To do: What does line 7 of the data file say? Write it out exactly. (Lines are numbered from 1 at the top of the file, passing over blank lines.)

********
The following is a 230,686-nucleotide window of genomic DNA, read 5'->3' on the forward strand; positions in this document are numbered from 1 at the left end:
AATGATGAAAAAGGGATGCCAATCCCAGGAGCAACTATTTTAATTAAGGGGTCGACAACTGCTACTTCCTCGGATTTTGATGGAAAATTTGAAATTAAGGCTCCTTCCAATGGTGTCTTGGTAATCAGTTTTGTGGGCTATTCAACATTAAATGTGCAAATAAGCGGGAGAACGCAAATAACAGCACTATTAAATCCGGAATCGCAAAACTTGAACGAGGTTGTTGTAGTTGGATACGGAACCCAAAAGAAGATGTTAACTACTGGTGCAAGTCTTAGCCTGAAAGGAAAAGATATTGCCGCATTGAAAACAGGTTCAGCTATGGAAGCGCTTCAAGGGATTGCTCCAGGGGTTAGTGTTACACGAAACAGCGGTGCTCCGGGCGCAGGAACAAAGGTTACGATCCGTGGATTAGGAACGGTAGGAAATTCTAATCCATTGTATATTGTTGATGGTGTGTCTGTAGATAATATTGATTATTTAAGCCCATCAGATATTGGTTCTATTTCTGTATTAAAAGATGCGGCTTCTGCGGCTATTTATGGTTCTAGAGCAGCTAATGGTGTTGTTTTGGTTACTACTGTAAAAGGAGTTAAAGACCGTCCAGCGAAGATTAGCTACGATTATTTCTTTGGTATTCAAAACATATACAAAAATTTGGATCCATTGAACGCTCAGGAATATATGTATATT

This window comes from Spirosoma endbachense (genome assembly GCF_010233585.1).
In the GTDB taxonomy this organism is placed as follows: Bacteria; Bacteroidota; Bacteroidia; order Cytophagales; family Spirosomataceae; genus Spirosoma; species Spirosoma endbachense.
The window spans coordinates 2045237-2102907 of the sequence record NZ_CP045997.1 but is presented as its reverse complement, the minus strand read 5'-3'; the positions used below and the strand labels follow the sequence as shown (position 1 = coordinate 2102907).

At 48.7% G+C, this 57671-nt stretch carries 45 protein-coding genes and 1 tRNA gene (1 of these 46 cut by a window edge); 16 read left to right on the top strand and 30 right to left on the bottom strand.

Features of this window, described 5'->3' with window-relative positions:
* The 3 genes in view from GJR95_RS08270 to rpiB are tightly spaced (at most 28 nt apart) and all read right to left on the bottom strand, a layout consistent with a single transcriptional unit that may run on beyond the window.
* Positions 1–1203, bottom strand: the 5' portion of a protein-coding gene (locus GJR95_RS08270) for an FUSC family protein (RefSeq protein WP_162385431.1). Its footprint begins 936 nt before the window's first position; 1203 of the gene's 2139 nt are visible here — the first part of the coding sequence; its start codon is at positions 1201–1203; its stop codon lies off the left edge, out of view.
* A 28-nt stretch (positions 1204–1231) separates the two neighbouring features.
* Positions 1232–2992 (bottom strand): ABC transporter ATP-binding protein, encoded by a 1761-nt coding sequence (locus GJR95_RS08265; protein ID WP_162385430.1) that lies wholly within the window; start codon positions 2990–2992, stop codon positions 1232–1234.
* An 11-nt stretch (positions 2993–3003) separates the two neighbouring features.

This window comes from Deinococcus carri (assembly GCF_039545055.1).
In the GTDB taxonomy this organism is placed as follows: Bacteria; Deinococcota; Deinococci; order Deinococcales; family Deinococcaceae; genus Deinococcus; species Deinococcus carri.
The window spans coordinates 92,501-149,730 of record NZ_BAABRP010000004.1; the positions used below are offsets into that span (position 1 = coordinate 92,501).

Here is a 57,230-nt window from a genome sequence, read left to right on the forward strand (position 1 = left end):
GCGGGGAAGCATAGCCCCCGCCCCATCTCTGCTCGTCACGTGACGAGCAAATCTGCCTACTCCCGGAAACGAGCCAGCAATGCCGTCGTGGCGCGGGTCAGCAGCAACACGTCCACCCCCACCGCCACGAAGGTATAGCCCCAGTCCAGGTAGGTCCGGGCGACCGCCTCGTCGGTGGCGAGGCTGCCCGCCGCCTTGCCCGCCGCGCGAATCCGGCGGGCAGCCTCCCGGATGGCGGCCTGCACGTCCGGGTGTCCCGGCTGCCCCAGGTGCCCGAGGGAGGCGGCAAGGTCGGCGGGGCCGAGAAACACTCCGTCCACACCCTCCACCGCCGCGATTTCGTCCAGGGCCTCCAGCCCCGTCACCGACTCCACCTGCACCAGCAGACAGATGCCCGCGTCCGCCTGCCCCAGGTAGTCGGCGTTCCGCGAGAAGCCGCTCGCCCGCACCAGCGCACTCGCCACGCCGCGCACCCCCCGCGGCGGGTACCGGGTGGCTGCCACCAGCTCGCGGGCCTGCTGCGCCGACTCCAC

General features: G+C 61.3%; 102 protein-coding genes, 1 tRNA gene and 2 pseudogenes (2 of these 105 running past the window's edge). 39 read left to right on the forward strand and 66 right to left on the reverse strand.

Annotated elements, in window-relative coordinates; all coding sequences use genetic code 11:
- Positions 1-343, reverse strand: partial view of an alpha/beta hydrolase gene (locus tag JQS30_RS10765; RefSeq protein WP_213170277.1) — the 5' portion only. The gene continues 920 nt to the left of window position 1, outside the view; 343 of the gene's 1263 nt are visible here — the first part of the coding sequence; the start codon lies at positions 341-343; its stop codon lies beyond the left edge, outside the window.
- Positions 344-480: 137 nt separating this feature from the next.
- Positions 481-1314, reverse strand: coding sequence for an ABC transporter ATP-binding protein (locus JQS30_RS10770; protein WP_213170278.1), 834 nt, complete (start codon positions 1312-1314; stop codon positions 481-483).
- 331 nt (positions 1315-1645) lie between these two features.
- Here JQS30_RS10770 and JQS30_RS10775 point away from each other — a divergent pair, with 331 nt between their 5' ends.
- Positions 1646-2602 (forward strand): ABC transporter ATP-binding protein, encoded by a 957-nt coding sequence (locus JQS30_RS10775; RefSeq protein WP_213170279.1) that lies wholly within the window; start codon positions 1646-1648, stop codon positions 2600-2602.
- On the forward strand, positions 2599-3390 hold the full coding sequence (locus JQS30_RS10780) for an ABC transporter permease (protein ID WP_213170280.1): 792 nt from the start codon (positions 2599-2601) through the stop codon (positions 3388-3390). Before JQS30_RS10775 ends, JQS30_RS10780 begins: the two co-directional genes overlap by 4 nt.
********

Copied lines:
Features of this window, described 5'->3' with window-relative positions: